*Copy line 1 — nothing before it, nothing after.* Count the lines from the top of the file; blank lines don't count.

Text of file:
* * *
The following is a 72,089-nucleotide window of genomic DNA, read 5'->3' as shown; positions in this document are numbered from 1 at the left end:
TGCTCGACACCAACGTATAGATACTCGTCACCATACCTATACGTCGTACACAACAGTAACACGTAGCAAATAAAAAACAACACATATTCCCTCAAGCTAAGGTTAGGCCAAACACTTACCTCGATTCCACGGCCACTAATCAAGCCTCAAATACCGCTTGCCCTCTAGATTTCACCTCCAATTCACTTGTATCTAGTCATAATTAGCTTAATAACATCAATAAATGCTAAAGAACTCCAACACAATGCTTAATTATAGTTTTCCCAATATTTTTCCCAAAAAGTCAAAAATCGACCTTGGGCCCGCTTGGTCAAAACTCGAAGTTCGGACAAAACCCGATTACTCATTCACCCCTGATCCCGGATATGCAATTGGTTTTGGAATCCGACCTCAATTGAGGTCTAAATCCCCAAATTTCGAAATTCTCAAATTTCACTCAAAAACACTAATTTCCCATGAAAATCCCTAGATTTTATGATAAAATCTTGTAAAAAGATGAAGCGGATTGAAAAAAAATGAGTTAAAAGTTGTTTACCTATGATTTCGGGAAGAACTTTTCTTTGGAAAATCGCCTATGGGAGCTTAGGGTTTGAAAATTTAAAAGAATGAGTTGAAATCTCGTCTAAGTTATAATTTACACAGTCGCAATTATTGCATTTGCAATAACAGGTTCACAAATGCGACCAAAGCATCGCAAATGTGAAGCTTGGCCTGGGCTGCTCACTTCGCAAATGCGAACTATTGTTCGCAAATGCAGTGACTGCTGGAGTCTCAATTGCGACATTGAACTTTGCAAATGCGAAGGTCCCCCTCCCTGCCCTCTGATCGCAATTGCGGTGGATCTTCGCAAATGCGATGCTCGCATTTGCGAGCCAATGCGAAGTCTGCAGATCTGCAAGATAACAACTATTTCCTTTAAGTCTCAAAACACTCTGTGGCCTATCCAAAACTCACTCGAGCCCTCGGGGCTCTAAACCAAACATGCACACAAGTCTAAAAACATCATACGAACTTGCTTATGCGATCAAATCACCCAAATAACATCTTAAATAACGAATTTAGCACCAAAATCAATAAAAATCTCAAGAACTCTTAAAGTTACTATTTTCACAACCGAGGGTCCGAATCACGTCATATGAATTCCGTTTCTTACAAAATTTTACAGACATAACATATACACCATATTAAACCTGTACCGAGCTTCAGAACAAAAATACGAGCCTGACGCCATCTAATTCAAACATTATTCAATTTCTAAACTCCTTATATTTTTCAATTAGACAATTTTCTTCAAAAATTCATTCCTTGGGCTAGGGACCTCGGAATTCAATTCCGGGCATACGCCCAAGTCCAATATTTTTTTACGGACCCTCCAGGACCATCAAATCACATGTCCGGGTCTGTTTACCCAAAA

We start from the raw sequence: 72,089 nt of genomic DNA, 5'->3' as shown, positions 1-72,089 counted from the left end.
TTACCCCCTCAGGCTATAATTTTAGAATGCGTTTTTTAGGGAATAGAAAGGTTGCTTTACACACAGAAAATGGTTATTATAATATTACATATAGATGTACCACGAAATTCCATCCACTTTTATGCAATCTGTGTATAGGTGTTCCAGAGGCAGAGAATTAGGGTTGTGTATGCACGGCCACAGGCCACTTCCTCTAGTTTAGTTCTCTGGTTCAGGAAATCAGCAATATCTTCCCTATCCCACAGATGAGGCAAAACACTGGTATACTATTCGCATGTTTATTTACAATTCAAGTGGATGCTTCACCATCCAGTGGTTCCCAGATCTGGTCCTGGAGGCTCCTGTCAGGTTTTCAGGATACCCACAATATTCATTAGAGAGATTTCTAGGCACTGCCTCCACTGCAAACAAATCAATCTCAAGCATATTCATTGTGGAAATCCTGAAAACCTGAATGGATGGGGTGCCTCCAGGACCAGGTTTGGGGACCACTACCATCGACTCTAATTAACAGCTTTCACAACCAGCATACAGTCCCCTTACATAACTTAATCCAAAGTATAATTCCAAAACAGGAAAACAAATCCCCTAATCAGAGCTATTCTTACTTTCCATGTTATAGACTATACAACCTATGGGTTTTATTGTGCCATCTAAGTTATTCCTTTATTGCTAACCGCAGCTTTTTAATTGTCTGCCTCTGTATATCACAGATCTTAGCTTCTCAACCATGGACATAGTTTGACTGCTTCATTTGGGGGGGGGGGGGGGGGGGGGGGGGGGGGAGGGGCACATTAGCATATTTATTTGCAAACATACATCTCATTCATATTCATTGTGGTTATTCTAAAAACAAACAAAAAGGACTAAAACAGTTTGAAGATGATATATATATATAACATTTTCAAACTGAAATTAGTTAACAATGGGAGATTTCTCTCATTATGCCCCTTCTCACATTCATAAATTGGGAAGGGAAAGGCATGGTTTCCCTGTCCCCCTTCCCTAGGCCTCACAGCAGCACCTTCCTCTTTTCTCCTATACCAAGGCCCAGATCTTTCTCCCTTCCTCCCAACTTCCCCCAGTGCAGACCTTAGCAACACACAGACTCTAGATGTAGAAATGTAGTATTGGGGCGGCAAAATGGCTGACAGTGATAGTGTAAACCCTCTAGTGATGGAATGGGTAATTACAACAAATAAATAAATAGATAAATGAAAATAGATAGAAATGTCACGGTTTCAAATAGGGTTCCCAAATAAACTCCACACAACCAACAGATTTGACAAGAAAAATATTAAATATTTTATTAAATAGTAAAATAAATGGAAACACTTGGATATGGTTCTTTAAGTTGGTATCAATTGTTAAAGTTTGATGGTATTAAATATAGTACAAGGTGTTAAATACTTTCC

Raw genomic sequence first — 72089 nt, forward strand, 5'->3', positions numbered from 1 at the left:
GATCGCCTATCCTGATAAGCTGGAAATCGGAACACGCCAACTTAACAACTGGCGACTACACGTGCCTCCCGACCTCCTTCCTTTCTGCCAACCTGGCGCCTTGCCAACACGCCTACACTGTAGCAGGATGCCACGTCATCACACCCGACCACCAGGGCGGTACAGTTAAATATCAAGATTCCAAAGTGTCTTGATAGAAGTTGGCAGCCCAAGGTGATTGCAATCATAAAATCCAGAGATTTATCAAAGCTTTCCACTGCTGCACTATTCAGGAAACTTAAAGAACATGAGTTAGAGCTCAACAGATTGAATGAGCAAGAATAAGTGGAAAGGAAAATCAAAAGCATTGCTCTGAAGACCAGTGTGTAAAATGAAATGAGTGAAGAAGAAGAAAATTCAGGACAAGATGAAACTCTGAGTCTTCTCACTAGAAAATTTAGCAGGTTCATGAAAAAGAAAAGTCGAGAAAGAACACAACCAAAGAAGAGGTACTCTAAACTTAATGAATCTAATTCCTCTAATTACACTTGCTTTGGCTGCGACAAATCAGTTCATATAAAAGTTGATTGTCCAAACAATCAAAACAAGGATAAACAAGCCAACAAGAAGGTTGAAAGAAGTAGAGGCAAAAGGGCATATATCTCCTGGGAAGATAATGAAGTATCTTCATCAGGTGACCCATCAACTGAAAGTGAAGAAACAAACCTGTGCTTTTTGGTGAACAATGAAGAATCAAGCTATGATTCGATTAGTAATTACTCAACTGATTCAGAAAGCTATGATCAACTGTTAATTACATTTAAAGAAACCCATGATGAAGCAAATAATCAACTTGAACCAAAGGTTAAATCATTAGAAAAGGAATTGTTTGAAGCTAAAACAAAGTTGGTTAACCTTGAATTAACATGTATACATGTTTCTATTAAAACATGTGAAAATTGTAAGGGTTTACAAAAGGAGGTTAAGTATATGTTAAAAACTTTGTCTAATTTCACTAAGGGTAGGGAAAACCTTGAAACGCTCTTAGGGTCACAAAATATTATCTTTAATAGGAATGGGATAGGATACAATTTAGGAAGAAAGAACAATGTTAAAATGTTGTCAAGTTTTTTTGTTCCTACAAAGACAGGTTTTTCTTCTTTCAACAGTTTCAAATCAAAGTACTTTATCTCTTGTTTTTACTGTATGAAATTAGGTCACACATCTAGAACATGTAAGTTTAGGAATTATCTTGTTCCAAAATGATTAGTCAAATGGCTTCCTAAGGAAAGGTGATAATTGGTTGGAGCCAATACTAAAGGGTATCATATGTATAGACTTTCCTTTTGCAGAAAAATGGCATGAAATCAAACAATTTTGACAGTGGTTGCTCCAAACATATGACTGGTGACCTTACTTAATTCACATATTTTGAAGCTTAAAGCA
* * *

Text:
The following is a 72,089-nucleotide window of genomic DNA, read 5'->3' as shown; positions in this document are numbered from 1 at the left end: